4 (a) Minimum Cost Path L r (, d) d x, y (b) 16 Paths from all Directions r Figure 1. Aggregation of costs. revious ixel r of the ath, including the aroriate enalty for discontinuities. This imlements the behavior of equation (11) along an arbitrary 1D ath. This cost does not enforce the visibility or ordering constraint, because both concets cannot be realized for aths that are not identical to eiolar lines. Thus, the aroach is more similar to Scanline Otimization [8] than traditional Dynamic Programming solutions. The values of L ermanently increase along the ath, which may lead to very large values. However, equation (12) can be modified by subtracting the minimum ath cost of the revious ixel from the whole term. L r (,d) = C(,d) + min(l r ( r,d), L r ( r,d 1) + P 1,L r ( r,d + 1) + P 1, min i L r ( r,i) + P 2 ) minl r ( r,k) k y x (13) This modification does not change the actual ath through disarity sace, since the subtracted value is constant for all disarities of a ixel. Thus, the osition of the minimum does not change. However, the uer limit can now be given as L C max + P 2. The costs L r are summed over aths in all directions r. The number of aths must be at least 8 and should be 16 for roviding a good coverage of the 2D image. S(,d) = L r (,d) (14) r The uer limit for S is easily determined as S 16(C max + P 2 ) Disarity Comutation The disarity image D b that corresonds to the base image I b is determined as in local stereo methods by selecting for each ixel the disarity d that corresonds to the minimum cost, i.e. min d S(,d). For subixel estimation, a quadratic curve is fitted through the neighboring costs (i.e. at the next higher or lower disarity) and the osition of the minimum is calculated. Using a quadratic curve is theoretically justified only for a simle correlation using the sum of squared differences. However, is is used as an aroximation due to the simlicity of calculation. The disarity image D m that corresonds to the match image I m can be determined from the same costs, by traversing the eiolar line, that corresonds to the ixel q of the match image. Again, the disarity d is selected, which corresonds to the minimum cost, i.e. min d S(e mb (q,d),d). However, the cost aggregation ste does not treat the base and match images symmetrically. Therefore, better results can be exected, if D m is calculated from scratch. Outliers are filtered from D b and D m, using a median filter with a small window (i.e. 3 3). The calculation of D b as well as D m ermits the determination of occlusions and false matches by erforming a consistency check. Each disarity of D b is comared with its corresonding disarity of D m. The disarity is set to invalid (D inv ) if both differ. D = { D b if D b D mq 1, q = e bm (,D b ), D inv otherwise. (15) The consistency check enforces the uniqueness constraint, by ermitting one to one maings only Extension for MultiBaseline Matching The algorithm could be extended for multibaseline matching, by calculating a combined ixelwise matching cost of corresondences between the base image and all match images. However, valid and invalid costs would be mixed near discontinuities, deending on the visibility of a ixel in a match image. The consistency check (Section 3.4) can only distinguish between valid (visible) and invalid (occluded or mismatched) ixels, but it can not searate valid and invalid costs afterwards. Thus, the consistency check would invalidate all areas that are not seen by all images, which leads to unnecessarily large invalid areas. Without the consistency check, invalid costs would introduce matching errors near discontinuities, which leads to fuzzy object borders. Therefore, it is better to calculate several disarity images from individual image airs, exclude all invalid ixels by the consistency check and then combine the result. Let the disarity D k be the result of matching the base image I b against a match image I mk. The disarities of the images D k are scaled differently, according to some factor t k. For rectified images, this factor corresonds to the length of the baseline between I b and I mk. The robust combination selects the median of all disarities D k t k for a certain ixel. Additionally, the accuracy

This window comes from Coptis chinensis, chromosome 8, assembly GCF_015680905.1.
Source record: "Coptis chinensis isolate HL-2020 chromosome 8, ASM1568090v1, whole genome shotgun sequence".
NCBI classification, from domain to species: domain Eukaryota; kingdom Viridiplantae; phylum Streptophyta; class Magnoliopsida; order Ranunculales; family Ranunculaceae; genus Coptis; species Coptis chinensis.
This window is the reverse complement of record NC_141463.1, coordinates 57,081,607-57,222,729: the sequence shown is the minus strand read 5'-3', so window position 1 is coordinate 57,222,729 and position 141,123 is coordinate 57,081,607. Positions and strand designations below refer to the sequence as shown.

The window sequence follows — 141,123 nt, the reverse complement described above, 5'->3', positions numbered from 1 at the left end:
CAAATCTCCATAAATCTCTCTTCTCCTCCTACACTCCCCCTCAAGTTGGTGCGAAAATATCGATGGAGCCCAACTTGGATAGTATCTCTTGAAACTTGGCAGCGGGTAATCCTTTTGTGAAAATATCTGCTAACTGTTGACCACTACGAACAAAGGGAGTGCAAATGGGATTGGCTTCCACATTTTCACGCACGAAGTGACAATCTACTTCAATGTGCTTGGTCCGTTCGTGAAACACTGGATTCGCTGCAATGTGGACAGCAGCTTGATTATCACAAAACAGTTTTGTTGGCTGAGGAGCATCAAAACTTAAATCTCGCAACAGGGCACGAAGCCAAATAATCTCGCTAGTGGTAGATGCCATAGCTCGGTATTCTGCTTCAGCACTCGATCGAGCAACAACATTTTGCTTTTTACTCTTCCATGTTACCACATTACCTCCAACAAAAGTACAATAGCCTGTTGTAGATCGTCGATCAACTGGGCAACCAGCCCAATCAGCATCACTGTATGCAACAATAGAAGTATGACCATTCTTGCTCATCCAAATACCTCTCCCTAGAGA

5 is increased by calculating the weighted mean of all correct disarities (i.e. within the range of 1 ixel around the median). This is done by using t k as weighting factor. D = k V D k, V = {k D k k V t k t k med i D i t i 1 } (16) t k This combination is robust against matching errors in some disarity images and it also increases the accuracy Comlexity and Imlementation The calculation of the ixelwise cost C MI starts with collecting all alleged corresondences (i.e. defined by an initial disarity as described in Section 3.2) and calculating P I1,I 2. The size of P is the square of the number of intensities, which is constant (i.e ). The subsequent oerations consist of Gaussian convolutions of P and calculating the logarithm. The comlexity deends only on the collection of alleged corresondences due to the constant size of P. Thus, O(WH) with W as image width and H as image height. The ixelwise matching costs for all ixels at all disarities d are scaled to 11 bit integer values and stored in a 16 bit array C(,d). Scaling to 11 bit guarantees that all aggregated costs do not exceed the 16 bit limit. A second 16 bit integer array of the same size is used for the aggregated cost values S(, d). The array is initialized with 0. The calculation starts for each direction r at all ixels b of the image border with L r (b,d) = C(b,d). The ath is traversed in forward direction according to equation (13). For each visited ixel along the ath, the costs L r (,d) are added to S(, d) for all disarities d. The calculation of equation (13) requires O(D) stes at each ixel, since the minimum cost of the revious ixel (e.g. min k L r ( r,k)) is constant for all disarities and can be recalculated. Each ixel is visited exactly 16 times, which results in a total comlexity of O(W HD). The regular structure and simle oerations (i.e. additions and comarisons) ermit arallel calculations using integer based SIMD 1 assembler instructions. The disarity comutation and consistency check requires visiting each ixel at each disarity a constant number of times. Thus, the comlexity is O(WHD) as well. The 16 bit arrays C and S have a size of W H D, which can exceed the available memory for larger images and disarity ranges. The suggested remedy is to slit the inut image into tiles, which are rocessed individually. The tiles overla each other by a few ixels, since the ixels at the image border receive suort by the global cost function only from one side. The overlaing ixels are ignored for combining the tiles to the final disarity image. 1 Single Instruction, Multile Data This solution allows rocessing of almost arbitrarily large images. 4. Exerimental Results 4.1. Stereo Images with Ground Truth Three stereo image airs with ground truth [8, 9] have been selected for evaluation (first row of Figure 2). The images 2 and 4 have been used from the Teddy and Cones image sequences. All images have been rocessed with a disarity range of 32 ixel. The MWMF method is a local, correlation based, real time algorithm [5], which has been shown [8] to roduce better object borders (i.e. less fuzzy) than many other local methods. The second row of Figure 2 shows the resulting disarity images. The blurring of object borders is tyical for local methods. The calculation of Teddy has been erformed in just 0.071s on a Xeon with 2.8GHz. Belief Proagation (BP) [10] minimizes a global cost function (e.g. equation (11)) by iteratively assing messages in a grah that is defined by the four connected image grid. The messages are used for udating the nodes of the grah. The disarity is in the end selected individually at each node. Similarly, SGM can be described as assing messages indeendently, from all directions along 1D aths for udating nodes. This is done sequentially as each message deends on one redecessor only. Thus, messages are assed through the whole image. In contrast, BP sends messages in a 2D grah. Thus, the schedule of messages that reaches each node is different and BP requires an iterative solution. The number of iterations determines the distance from which information is assed in the image. The efficient BP algorithm 2 [4] uses a hierarchical aroach and several otimizations for reducing the comlexity. The comlexity and memory requirements are very similar to SGM. The third row of Figure 2 shows good results of Tsukuba. However, the results of Teddy and esecially Cones are rather blocky, desite attemts to get the best results by arameter tuning. The calculation of Teddy took 4.5s on the same comuter. The Grah Cuts method 3 [7] iteratively minimizes a global cost function (e.g. equation (11) with P 1 = P 2 ) as well. The fourth row of Figure 2 shows the results, which are much better for Teddy and Cones, esecially near object borders and fine structures like the leaves. However, the comlexity of the algorithm is much higher. The calculation of Teddy has been done in 55s on the same comuter. The results of SGM with C BT as matching cost (i.e. the same as for BP and GC) are shown in the fifth row of Figure 2 htt://eole.cs.uchicago.edu/ ff/b/ 3 htt://